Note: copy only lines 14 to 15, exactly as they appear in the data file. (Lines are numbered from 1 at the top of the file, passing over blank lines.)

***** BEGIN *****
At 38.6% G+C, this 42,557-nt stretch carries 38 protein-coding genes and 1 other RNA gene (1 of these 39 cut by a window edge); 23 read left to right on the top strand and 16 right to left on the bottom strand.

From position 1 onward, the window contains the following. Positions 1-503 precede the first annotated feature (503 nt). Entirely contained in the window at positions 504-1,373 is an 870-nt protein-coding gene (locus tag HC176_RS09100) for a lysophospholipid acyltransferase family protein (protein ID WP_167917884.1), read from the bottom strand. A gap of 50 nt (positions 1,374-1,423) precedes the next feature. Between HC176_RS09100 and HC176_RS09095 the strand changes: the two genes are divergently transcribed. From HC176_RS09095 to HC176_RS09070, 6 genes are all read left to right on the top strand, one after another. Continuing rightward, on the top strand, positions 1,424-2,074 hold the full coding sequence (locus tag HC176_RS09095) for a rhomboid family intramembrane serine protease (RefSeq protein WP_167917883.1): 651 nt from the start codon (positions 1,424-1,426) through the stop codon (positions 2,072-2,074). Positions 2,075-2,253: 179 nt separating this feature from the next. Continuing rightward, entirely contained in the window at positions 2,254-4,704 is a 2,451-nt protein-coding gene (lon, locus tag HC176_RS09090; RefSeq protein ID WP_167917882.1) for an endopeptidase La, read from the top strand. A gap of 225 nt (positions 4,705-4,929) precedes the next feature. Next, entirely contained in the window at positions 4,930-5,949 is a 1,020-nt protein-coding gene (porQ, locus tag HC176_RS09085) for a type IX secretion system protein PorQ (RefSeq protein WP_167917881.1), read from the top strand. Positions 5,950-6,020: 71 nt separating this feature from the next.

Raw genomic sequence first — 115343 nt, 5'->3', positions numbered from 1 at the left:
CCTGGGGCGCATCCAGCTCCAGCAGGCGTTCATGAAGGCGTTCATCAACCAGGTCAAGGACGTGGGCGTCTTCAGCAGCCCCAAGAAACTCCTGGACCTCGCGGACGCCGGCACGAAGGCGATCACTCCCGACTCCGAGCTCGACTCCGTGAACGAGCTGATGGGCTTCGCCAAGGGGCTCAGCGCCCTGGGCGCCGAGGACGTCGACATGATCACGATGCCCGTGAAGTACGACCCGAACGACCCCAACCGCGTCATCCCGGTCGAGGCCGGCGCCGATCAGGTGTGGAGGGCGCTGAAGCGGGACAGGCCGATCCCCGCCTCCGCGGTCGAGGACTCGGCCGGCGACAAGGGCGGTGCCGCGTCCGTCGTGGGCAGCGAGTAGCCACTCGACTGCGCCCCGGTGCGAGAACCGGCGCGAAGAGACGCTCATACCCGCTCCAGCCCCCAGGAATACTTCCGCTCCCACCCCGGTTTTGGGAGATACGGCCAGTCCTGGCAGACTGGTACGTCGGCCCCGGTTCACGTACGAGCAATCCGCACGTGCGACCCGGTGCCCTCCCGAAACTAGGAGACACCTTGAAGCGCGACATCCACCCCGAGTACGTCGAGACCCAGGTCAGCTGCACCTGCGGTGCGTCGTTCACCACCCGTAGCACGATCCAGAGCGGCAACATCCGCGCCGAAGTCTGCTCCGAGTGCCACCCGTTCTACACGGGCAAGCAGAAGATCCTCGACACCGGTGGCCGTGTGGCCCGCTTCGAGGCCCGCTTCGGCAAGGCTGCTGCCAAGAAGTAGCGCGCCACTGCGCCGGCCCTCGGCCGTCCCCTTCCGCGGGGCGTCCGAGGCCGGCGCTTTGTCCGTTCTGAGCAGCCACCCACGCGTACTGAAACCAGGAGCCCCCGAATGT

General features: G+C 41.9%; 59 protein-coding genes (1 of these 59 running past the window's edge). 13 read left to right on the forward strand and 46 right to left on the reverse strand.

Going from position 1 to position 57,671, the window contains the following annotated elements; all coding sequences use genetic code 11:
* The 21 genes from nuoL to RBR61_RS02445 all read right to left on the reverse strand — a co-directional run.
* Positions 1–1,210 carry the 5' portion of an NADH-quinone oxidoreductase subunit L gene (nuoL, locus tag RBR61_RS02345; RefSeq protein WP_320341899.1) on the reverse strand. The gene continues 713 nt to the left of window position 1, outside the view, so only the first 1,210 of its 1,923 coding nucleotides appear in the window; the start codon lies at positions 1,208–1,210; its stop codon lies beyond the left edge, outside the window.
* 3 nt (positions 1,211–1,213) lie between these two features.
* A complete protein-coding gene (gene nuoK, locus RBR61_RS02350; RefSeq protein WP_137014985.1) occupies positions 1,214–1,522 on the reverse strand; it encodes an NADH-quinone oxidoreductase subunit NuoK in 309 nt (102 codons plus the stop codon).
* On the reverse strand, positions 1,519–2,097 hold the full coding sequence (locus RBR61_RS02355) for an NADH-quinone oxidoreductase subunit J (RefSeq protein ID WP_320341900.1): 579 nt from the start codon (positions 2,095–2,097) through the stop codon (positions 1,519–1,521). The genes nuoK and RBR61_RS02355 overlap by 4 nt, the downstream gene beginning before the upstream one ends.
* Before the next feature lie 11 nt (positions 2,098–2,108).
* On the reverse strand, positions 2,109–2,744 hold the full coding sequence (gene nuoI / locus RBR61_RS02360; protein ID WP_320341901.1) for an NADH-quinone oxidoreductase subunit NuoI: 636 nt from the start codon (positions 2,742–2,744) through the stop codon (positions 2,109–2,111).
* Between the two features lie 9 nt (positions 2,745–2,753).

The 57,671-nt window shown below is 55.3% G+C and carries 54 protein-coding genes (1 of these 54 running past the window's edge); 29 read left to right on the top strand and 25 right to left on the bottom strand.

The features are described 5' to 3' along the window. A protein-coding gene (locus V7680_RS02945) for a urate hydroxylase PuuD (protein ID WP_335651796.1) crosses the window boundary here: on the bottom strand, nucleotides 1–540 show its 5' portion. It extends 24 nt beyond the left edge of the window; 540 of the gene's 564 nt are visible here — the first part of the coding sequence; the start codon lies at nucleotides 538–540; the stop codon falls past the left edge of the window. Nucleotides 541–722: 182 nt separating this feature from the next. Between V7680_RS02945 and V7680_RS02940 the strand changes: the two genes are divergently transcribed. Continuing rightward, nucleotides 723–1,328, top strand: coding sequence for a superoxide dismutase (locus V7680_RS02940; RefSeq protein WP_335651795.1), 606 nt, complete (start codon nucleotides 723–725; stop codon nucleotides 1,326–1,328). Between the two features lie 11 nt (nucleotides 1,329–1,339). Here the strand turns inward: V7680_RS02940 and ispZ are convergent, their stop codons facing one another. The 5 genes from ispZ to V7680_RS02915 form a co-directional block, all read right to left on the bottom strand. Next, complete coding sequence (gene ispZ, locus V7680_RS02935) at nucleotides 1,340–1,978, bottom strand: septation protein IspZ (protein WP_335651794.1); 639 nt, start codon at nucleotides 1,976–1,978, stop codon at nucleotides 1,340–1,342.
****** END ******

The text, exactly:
* Between the two features lie 9 nt (positions 2,745–2,753).

The 57,671-nt window shown below is 55.3% G+C and carries 54 protein-coding genes (1 of these 54 running past the window's edge); 29 read left to right on the top strand and 25 right to left on the bottom strand.